Wednesday, May 8, 2013

Facing Islam: Orthodoxy and the Religion of Muhammad

Considering the recent unrest in the Middle East causing such turmoil for the Christian faithful, I thought it best to highlight a book providing an Orthodox look at Islam. Facing Islam by Ralph H. Sidway, which is described as "What the Ancient Church has to say about the Religion of Muhammad." In addition to the book, a blog of the same name is available here.

I recently picked up a copy, and the Introduction outlines the text's material thus:

Briefly summarized, therefore, we shall address the following in this book:
  • the assertion of a need for “true religious dialogue” with Islam, and what pitfalls that presents for Christians,
  • the claim that “Muslims and Christians worship the same God,” and what that means for Christians,
  • the implied assumption that “Islam is a religion of peace” with which we ought to partner,
  • the vague presupposition that Muhammad was divinely inspired, and therefore “an apostle, a man of God,”
  • the notion that Christianity and Islam have “sizable ar- eas of common ground,” and should therefore unite in “new models of co-existence and cooperation,”
  • and, in general, the sunny view that Islam is a wonder- ful, lofty religion and has so much in common with Christianity as to be in many ways revered and even emulated by us (while any differences are due to “mis- understandings” which may be easily cleared away by “true religious dialogue”).

Do considering picking up a copy here.


  1. Excellent book! I highly recommend it.

  2. I recommend "The Sword of the Prophet" by Serge Trifkovic.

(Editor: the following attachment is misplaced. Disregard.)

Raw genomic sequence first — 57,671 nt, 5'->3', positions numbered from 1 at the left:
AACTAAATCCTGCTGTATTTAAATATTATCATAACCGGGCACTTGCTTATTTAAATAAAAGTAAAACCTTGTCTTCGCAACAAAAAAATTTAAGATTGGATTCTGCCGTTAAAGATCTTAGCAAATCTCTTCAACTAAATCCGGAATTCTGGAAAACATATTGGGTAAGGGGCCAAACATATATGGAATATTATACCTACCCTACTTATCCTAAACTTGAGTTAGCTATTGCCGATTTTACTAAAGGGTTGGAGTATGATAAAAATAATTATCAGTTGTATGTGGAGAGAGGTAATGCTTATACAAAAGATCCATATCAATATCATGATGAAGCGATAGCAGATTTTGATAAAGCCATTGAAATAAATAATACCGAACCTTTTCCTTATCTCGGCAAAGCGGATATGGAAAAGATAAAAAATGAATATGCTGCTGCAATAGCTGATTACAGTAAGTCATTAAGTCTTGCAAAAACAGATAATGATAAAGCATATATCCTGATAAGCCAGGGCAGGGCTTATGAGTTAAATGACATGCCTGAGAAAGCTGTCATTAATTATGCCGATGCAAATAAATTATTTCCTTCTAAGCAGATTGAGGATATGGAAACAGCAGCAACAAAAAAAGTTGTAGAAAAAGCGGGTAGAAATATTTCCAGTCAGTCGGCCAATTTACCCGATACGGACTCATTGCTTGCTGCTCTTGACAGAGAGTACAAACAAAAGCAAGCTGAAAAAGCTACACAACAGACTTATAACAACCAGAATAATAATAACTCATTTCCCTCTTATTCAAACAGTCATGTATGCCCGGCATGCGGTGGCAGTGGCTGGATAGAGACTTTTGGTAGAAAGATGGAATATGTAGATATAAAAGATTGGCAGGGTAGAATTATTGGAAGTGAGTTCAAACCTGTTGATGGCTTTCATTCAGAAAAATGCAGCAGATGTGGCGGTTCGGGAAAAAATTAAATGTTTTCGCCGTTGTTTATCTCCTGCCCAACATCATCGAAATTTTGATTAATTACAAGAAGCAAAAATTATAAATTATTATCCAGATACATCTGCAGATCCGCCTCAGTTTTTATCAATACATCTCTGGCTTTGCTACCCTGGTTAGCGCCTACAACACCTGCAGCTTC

3. Next year, God willing, I have a book coming out from Routledge Press entitled "Eastern Christian Encounters with Islam." Part of what motivated me to write it was a book like Sidway's, which I cannot join in unreservedly recommending here. (My longer review is here: While the aims of the author are very commendable, and while he has some good points, and while I am loathe to criticize anyone doing the lonely work of challenging politically correct whitewashes of Islam, nevertheless it must be said that the book suffers from a massive lack of attention to recent and serious scholarship, and evidences an unhelpfully relentlessly polemical interpretation of Islam and events. I am not at all an apologist for Islamic atrocities against Orthodox Christians, but I am a scholar committed to finding out the truth as "serenely and objectively" as possible (to use Robert Taft's phrase). Books like Sidway's are in fact in my estimation counter-productive: while he wants, rightly, justly, and commendably, to draw attention to Orthodox suffering, his treatment of it is sufficiently polemical, simplistic, and often anachronistic that he makes it that much easier for Islamic apologists to dismiss and refuse to engage the whole area. The reason he self-published it (I assume) is that he made it far too easy for scholars and reputable publishers to dismiss a book as simply the disaffected ravings of a pamphleteer. In the end, that does not serve Eastern Christians well in the very steep uphill battle of getting attention to their sufferings, never mind political action to mitigate the same.